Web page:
Prosthetic limb delivers realistic feeling to amputees thanks to new AI algorithm

Researchers developed the algorithm to transform prosthetics into an 'extension of the body'

Anthony Cuthbertson
Friday 27 April 2018 14:14 BST
Researchers from the University of Illinois hope to embed the algorithm in existing prosthetics, such as Psyonic's bionic arm
Researchers from the University of Illinois hope to embed the algorithm in existing prosthetics, such as Psyonic's bionic arm (Psyonic)

Prosthetic limbs packed with sensors and electronics could soon help amputees experience realistic touch sensations, thanks to the creation of a new algorithm.

Researchers at the University of Illinois unveiled a control algorithm this week that they claim delivers significantly more reliable electrical feedback to nerve endings than current prosthetic technologies.

“Commercial prosthetics don’t have good sensory feedback,” said Aadeel Akhtar, a PhD student at the university who led the development of the algorithm.

“We’re giving sensation back to someone who’s lost their hand. The idea is that we no longer want the prosthetic hand to feel like a tool, we want it to feel like an extension of the body.”

The problem with advanced prosthetics that are currently available to amputees, according to the researchers, is that the wear and tear on sensors can cause disruption to signals for the wearer.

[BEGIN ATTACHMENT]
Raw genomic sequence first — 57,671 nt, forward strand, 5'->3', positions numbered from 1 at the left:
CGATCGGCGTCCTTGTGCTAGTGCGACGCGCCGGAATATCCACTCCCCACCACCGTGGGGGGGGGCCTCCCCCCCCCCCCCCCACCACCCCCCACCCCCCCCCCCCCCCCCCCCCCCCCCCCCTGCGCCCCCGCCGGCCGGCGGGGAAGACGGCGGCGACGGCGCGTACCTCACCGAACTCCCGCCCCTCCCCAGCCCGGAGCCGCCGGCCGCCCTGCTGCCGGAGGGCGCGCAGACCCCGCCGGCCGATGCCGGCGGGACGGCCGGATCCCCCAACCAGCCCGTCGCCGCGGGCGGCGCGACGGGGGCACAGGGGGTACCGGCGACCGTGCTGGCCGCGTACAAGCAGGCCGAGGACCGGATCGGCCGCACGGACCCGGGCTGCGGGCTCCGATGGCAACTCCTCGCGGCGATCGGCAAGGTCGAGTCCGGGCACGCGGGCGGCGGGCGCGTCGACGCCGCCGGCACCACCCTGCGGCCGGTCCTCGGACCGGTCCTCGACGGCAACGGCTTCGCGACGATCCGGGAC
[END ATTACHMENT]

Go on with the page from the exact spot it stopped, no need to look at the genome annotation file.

In some cases, electrode erosion or the build up of sweat can even lead to painful electric shocks.

By introducing the control algorithm to an electronic prosthetic - or bionic limb - signals are moderated and adjusted accordingly in case electrodes and sensors are damaged or partially removed.

“What we found is that when we didn’t use our controller, the users couldn’t feel the sensation anymore by the end of the activity,” Mr Akhtar said.

“However, when we had the control algorithm on, after the activity they said they could still feel the sensation just fine.”

The researchers now plan to carry out more tests on amputees and to continue to develop the module that houses the control algorithm so that it can fit inside a prosthetic arm.

Aadeel Akhtar, a PhD student at Illinois, developed a control algorithm to give prosthetic arm users reliable sensory feedback. (Brian Stauffer)

The eventual aim is for the module to be embedded in prosthetics at a low cost that can be covered by insurance, meaning users do not bear the brunt of the cost.

“Although we don’t know yet the exact breakdown of costs, our goal is to have it be completely covered by insurance at no out-of-pocket costs to users,” Mr Akhtar said.

“We want our users to be able to reliably feel and hold things as delicate as a child’s hand. This is a step toward making a prosthetic hand that becomes an extension of the body rather than just being another tool.”

The research is published in the journal Science Robotics.

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